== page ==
Some Posts About Displacement

Animals, People, and Displacement Behaviors

If eating makes us feel safe, then in an effort to erase our bad feelings, we can eat until it turns into something that looks very much like an addiction. This post also talks about the difficulty of separating apparent displacement activity from normal life activities in the animal kingdom. How do we know that other creatures perceive and react to stimuli in ways that correspond to human reactions?

Displacement Activities in Animals and Humans

There are behaviors that animals and people might engage in to relieve the discomfort of a threat, whether physical or intangible. What do they have in common? Apparently, the tendency to engage in comfort eating. A dog trainer looks at some of the displacement behaviors that her canine clients might engage in.

Some experts place a great deal of credence in conclusions they have drawn from studying dogs. However, the case around canines could be argued. They all started as wolves, and they have all been purposefully bred, for hundreds of generations, to keep the traits that please humans (for whatever purpose) and to diminish the natural traits that humans do not find useful or attractive. So, how much of what we learn by observing dogs can honestly be extrapolated to any meaningful knowledge about human behavior?

Responses to Perceived Threat

There are reasons to think that ideas about displacement activities in dogs are not quite relevant to humans. Well then, how about wild chimpanzees? What can be learned from them about human psychology, addiction-proneness, or anything else?
This post also talks about yet another threat response — freeze. It is similar to another recognized displacement behavior, fainting, except the person is still conscious, although the state of that consciousness is altered.

Displacement Behavior and the Many Related Fs

Can a bee have a nervous breakdown? Is an octopus capable of experiencing anxiety, and if so, how does it manifest? The F’s referenced in the title are fight, flee, freeze, feed, fornicate, fool around, fidget (which seems pretty close to fooling around), and faint (which at first glance could be just a more intense form of freezing, but is probably something entirely different.) The problem is that, except with well-studied species like canines, humans just do not know enough about normal animal behavior to make assumptions about their motivations and intentions.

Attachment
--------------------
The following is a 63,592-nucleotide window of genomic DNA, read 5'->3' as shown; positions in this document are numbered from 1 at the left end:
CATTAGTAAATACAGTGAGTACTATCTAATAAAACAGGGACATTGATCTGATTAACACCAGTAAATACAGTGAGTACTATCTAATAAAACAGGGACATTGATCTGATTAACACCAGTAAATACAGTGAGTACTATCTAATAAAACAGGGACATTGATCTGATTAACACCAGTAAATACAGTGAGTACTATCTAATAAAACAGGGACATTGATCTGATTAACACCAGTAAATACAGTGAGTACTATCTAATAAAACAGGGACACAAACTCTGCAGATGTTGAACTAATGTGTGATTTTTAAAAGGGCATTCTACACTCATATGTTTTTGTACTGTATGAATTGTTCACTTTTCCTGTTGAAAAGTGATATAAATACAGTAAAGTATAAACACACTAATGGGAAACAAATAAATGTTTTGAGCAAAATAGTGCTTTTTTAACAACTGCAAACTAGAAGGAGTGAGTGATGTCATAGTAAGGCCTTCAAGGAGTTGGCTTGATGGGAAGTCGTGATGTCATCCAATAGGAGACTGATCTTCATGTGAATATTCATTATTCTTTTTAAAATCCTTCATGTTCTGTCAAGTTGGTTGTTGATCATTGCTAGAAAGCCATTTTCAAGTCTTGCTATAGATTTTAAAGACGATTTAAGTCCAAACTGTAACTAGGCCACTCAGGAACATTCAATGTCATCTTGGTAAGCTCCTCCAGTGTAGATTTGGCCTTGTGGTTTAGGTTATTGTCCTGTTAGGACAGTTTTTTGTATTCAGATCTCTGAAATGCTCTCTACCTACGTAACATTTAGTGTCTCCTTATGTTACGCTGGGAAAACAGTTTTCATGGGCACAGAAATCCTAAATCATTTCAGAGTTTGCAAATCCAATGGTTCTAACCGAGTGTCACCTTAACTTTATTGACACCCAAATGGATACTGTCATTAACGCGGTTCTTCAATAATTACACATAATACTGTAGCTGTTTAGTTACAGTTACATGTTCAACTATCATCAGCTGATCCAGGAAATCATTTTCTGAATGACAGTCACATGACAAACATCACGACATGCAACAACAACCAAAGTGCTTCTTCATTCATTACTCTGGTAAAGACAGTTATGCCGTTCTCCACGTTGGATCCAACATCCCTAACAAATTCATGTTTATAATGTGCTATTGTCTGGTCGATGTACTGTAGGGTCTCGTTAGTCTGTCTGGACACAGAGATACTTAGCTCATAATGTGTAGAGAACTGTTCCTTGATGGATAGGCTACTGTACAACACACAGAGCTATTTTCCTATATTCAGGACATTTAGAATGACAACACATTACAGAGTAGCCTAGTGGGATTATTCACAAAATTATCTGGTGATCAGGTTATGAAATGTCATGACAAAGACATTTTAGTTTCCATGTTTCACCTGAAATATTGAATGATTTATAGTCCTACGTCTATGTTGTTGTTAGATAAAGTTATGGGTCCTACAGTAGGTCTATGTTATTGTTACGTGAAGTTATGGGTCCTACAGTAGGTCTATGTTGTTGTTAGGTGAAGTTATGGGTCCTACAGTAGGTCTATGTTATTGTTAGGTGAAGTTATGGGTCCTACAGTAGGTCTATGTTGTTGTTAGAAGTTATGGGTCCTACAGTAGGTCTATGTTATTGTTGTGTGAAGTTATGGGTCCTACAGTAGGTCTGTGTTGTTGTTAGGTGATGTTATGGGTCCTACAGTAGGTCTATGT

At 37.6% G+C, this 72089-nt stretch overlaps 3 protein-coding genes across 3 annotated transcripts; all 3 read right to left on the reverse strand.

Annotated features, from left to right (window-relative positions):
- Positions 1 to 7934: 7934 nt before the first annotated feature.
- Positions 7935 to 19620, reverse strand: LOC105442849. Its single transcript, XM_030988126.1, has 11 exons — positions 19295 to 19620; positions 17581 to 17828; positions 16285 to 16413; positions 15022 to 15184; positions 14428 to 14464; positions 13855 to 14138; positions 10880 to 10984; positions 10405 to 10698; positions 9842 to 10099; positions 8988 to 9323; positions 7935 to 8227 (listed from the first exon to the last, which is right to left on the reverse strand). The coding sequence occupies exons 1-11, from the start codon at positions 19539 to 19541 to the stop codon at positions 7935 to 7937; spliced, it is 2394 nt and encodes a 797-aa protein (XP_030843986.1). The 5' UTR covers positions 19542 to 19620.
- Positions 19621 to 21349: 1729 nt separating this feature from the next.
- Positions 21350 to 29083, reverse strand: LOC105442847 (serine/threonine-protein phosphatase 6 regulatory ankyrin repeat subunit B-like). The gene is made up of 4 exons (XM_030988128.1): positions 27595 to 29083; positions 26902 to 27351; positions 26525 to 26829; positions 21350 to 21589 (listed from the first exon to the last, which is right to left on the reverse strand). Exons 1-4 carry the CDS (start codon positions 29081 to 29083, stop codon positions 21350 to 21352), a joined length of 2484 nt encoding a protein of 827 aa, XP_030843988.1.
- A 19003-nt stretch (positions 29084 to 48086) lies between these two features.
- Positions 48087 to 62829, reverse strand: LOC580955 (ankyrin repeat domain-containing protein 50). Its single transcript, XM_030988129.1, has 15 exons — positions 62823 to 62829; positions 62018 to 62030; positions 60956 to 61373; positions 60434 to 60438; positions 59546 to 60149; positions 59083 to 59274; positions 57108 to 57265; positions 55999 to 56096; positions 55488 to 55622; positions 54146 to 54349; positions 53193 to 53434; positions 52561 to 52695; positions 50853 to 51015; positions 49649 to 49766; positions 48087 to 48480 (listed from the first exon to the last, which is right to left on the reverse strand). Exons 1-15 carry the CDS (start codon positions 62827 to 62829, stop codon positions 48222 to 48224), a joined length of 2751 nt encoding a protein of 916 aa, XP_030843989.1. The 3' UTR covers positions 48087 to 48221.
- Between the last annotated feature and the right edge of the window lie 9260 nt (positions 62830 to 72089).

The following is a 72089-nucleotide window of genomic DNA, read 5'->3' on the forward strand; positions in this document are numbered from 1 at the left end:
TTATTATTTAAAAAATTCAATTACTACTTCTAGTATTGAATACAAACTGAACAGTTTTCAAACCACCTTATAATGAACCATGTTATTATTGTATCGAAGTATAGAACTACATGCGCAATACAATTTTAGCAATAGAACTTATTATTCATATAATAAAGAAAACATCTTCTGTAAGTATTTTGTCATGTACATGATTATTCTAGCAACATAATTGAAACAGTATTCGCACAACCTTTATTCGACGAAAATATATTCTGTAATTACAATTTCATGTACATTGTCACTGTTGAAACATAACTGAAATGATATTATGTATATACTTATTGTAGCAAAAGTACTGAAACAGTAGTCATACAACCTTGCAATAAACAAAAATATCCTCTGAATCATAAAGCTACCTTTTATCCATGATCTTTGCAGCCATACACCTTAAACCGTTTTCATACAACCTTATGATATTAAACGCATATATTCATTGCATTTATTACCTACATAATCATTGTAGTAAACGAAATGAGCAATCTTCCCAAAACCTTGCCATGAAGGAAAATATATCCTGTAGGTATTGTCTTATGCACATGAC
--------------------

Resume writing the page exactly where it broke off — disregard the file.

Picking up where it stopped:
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OVERWEIGHT: What Kids Say explores the obesity problem from the often-overlooked perspective of children struggling with being overweight.

About Dr. Robert A. Pretlow

Dr. Robert A. Pretlow is a pediatrician and childhood obesity specialist. He has been researching and spreading awareness on the childhood obesity epidemic in the US for more than a decade.
You can contact Dr. Pretlow at:


Dr. Pretlow’s invited presentation at the American Society of Animal Science 2020 Conference
What’s Causing Obesity in Companion Animals and What Can We Do About It

Dr. Pretlow’s invited presentation at the World Obesity Federation 2019 Conference:
Food/Eating Addiction and the Displacement Mechanism

Dr. Pretlow’s Multi-Center Clinical Trial Kick-off Speech 2018:
Obesity: Tackling the Root Cause

Dr. Pretlow’s 2017 Workshop on
Treatment of Obesity Using the Addiction Model

Dr. Pretlow’s invited presentation for
TEC and UNC 2016

Dr. Pretlow’s invited presentation at the 2015 Obesity Summit in London, UK.

Dr. Pretlow’s invited keynote at the 2014 European Childhood Obesity Group Congress in Salzburg, Austria.

Dr. Pretlow’s presentation at the 2013 European Congress on Obesity in Liverpool, UK.

Dr. Pretlow’s presentation at the 2011 International Conference on Childhood Obesity in Lisbon, Portugal.

Dr. Pretlow’s presentation at the 2010 Uniting Against Childhood Obesity Conference in Houston, TX.

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